PPI News

Recent events in British politics have shown once again how volatile democracy can be. Defections, a new political grouping which might become a party, resignations, threats ofmore defections – all fascinating for the minority of people who love political drama. 

We should recognise that in a robust democracy like ours, from time to time there will be re-alignment and evolution. There always has been. Our Parliament started with the lordsand landed gentry gathering to advise the monarch and has developed from there as more power has been demanded by them and the people they represent. Not many countries can boast a democratic tradition dating back to Magna Carta in 1215. The English Civil War in the 17th century was a decisive moment in which Parliament became supreme.

In the nineteenth century the Tories and Whigs battled it out as the two main parties. A hundred years or so the Labour party emerged as the principle challenger to the Conservatives and so it went on. The ebb and flow of a robust political system. 

So if the current turbulence leads to new parties or temporary turbulence, we should not fear it.

The two main parties have long been a coalition of different interest groups coalescing together around a collective narrative. The extremely difficult issue of Brexit has put these broad churches under immense pressure and will continue to do so. Breaking point has been reached and passed. The valve is blowing.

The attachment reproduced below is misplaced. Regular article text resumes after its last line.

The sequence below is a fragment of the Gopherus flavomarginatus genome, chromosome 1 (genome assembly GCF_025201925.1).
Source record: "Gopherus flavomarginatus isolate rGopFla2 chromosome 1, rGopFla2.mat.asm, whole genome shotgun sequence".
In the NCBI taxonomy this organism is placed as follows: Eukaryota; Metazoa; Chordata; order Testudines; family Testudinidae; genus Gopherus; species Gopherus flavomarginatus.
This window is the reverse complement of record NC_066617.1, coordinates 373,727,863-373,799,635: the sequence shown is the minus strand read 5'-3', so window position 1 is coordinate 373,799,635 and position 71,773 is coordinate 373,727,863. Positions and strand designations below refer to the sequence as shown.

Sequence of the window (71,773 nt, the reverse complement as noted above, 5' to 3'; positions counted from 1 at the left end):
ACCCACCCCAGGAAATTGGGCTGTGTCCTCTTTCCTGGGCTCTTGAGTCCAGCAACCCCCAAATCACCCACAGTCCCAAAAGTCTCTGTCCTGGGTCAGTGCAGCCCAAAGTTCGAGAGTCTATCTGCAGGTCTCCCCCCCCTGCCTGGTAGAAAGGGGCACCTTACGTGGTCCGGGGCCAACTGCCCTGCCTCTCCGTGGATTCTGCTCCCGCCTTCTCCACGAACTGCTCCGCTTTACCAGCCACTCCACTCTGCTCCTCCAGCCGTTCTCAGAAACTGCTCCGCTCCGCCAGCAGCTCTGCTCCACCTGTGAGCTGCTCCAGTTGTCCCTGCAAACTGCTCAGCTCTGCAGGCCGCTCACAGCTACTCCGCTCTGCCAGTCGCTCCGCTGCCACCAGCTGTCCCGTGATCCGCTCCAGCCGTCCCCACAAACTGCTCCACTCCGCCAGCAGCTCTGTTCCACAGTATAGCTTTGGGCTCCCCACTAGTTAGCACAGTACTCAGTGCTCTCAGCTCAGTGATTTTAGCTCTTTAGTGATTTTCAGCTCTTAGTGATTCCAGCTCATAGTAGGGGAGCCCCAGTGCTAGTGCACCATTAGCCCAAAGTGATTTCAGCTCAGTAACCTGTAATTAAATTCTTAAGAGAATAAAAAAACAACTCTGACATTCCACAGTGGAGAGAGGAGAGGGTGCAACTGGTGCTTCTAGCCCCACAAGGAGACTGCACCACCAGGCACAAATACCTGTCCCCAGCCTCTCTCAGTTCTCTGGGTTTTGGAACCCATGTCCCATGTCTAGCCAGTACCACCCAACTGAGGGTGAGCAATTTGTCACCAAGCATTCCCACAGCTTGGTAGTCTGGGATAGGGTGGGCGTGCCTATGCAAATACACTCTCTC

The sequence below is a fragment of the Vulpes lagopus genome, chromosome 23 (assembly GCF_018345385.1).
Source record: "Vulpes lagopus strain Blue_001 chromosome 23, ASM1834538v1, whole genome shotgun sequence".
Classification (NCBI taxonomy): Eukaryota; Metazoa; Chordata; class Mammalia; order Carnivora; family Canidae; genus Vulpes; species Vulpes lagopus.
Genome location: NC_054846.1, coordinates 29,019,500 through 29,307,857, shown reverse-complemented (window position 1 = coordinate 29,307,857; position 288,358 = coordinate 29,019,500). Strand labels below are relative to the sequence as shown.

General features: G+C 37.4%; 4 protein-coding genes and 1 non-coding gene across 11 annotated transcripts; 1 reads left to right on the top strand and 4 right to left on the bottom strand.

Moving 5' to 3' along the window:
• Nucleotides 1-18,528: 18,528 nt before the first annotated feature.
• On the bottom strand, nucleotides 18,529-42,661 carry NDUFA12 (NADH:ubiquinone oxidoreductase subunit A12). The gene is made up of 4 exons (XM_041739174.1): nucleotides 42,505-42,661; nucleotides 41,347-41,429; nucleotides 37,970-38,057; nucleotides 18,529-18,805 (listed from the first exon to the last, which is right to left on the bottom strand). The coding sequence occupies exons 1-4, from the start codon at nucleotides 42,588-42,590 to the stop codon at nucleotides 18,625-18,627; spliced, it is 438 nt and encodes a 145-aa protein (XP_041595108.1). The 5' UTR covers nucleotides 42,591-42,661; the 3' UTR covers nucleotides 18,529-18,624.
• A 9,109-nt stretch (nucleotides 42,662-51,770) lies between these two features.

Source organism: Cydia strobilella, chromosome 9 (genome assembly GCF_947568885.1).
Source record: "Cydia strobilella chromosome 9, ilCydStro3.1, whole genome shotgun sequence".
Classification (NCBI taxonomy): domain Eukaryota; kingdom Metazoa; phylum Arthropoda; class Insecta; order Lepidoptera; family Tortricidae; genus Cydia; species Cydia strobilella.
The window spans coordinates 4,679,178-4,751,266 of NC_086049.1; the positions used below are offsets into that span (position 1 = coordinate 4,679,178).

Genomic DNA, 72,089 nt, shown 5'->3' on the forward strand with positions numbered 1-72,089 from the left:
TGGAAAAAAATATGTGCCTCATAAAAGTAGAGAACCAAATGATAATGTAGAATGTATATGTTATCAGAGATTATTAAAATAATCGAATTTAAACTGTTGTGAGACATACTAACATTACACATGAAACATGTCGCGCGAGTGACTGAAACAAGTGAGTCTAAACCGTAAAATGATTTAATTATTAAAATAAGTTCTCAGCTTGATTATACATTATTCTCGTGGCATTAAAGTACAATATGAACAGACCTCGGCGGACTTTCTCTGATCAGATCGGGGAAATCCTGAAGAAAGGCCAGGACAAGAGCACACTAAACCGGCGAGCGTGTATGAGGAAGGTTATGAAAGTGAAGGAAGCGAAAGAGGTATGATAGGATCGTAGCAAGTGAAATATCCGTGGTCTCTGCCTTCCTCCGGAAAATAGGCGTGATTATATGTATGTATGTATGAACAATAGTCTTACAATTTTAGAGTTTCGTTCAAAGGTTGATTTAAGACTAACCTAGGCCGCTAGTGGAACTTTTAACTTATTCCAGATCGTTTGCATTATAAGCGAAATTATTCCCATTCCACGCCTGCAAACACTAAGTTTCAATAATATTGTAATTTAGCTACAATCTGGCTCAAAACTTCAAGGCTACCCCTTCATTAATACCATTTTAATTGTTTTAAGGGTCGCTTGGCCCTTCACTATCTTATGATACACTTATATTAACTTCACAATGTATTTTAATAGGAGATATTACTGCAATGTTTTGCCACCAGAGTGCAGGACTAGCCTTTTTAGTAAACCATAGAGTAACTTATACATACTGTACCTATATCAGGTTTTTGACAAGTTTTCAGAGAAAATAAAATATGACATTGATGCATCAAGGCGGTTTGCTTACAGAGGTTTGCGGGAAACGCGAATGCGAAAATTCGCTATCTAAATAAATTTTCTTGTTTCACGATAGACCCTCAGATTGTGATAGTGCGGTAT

How far will the current shake down go? If we can manage to get Brexit over the line behind the very sensible Deal (as further improved) I suspect that the Conservative Party under a new leader (later on this year) will remain largely intact, although we might see a handful of further defections. If we have a relatively sensible Brexit, there might be room for a new Nigel Farage party which some of my colleagues who wake up every morning dreaming of a no deal Brexit might join. But I think the main body of the blue team will stay together,

The Labour party has significant problems as many of their MPs simply cannot stand their leader and the direction in which he seeks to take them. I suspect their turmoil will deepen and last longer, especially if the new Independent Group starts to function impressively. 

Temporary turbulence has happened many times throughout British history. It usually makes our political system stronger and more fit for purpose.